In the first place, about two months since a band of armed men, sixteen or more in number, came from Crab Orchard, about one o'clock at night, for the purpose, it is supposed, of assassinating Major Bridgewater then, but he being apprised of their approach, having six of his protectors with him, met them, gave them battle, and put them to flight. And again, on the Tuesday after the third Monday in June, the day on which Judge Fox commenced holding a called term of the Lincoln Circuit Court, the same party, increased to the number of twenty-four, came in a body into Stanford for the purpose of assassinating him on that day, but Major Bridgewater, with about eight of his protectors, took their position quietly on one of the sidewalks on Main street, with their Spencer rifles, and when the mob saw that he was prepared for them, their hearts failed them, and they left without making any assault. General Runkle and Maj. Bourne, of Danville, were both present and saw the mob, and also witnessed the cool and gentlemanly deportment of Maj. Bridgewater on that occasion. Afterward Maj. Bridgewater was assured by Isaac Cook, County Judge for Lincoln county, and others, that the mob would not come to Stanford to molest him if he would not come to Crab Orchard to molest them, and Maj. Bridgewater, confiding in those assurances, ceased to carry his gun with him, and is brother, Capt. John Bridgewater, his two brothers-in-law, Samuel Daws and Labron Daws, and his two nephews, Sam'l Polloch and William Polloch, who stayed with him day and night as protectors, left this county, as it is believed, for the State of Misouri; and Maj. Bridgwater sold his residence, and the land attached to it, to Robert Blain, for the sum of $3,500, for the purpose of leaving this section of the country. This mob, finding that they had thrown him off his guard, kept spies watching his movements in order that they might assassinate him before he made his escape; and for that purpose, after having laid in wait for him several days between Stanford and Waynesburg--a road frequently traveled by him--they induced one of their spies, by the name of George Hays, to come to Stanford on Thursday last, who professed friendship for Maj. Bridgewater, was frequently in his company, taking toddy at the expense of the Major, and at about seven o'clock, the time that the citizens usually take supper, Walter Sanders, Carrol Hunber, James G. Collier, Mack Adams and James H. Tucker, entered the town secretly, and was piloted by Hays to the public room of a hotel where Maj. Bridgwater was seated engaged in a game of checkers, or some similar game, with a gentleman by the name of Barnett, and before the Major saw either of them, this same man Hays shot him in the head and then the balance commenced shooting, making six distinct wounds in the head and several shots in the body. The first shot, however, killed him, but either of the other five would have proved mortal. They then left for Crab Orchard, in defiance of the town, the County Judge and Sheriff both being present. Afterward the County Judge issued a warrant for their arrest, and the surrendered themselves to the Sheriff for trial at Crab Orchard, on Monday last. The Sheriff placed those men, all well armed, in the care of two wounded men to guard them, and on Monday last the farce came off, and they were acquitted. The witnesses for the Commonwealth, being afraid to go to Crab Orchard among that mob, positively refused to attend the trial, and so they had it all their own way. Thus the matter now stands. Union men were much more secure in their positions when Bragg's army had possession of Lincoln county than they are at this time. I would greatly prefer an invading army to the present condition of affairs in this part of Kentucky. In fact, I have never heard of a rebel being brought to justice and punished for killing a Union man in the Seventh Congressional District since Lee surrendered to Grant, notwithstanding scores of Union men having been brutally murdered by them.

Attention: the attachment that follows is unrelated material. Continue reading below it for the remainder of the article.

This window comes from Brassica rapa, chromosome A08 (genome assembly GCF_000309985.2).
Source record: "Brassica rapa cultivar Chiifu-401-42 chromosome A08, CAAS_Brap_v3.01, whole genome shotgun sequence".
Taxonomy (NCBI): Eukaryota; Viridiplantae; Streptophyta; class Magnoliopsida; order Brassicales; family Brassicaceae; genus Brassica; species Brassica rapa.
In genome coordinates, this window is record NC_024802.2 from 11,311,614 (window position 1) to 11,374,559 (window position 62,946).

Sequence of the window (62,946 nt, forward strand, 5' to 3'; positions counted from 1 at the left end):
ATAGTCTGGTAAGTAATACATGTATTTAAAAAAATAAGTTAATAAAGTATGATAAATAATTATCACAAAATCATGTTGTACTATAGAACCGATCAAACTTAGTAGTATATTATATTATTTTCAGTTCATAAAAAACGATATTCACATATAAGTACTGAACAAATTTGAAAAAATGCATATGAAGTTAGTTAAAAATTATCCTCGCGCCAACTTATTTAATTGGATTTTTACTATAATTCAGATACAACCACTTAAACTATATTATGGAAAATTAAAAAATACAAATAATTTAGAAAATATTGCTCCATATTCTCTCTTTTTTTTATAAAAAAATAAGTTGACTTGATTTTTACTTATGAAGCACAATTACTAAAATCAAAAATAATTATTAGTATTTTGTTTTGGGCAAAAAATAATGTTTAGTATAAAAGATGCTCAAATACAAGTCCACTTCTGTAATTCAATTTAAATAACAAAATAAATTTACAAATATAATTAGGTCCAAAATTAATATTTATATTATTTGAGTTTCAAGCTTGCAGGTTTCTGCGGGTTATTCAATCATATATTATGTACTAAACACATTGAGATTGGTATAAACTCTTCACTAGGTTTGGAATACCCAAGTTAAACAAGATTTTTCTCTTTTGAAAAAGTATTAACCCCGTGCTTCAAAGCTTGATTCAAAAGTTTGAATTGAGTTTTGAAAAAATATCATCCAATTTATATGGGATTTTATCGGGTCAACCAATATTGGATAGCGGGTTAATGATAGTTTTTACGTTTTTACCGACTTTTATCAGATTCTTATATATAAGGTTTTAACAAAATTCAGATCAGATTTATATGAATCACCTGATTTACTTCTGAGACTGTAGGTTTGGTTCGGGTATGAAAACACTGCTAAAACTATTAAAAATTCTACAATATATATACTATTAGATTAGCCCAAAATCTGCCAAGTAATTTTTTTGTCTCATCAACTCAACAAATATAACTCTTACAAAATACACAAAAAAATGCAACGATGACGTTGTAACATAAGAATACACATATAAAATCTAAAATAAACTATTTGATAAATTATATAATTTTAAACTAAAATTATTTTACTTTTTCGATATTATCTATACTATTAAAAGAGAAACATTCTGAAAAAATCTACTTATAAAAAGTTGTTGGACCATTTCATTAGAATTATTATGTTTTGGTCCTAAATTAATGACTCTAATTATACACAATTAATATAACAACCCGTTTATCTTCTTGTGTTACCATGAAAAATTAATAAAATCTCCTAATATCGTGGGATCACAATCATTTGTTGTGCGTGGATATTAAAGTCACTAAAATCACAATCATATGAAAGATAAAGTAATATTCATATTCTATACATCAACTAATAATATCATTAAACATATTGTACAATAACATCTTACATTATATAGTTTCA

This mob is composed, I believe, entirely of rebel sympathizers and returned rebel soldiers. [8]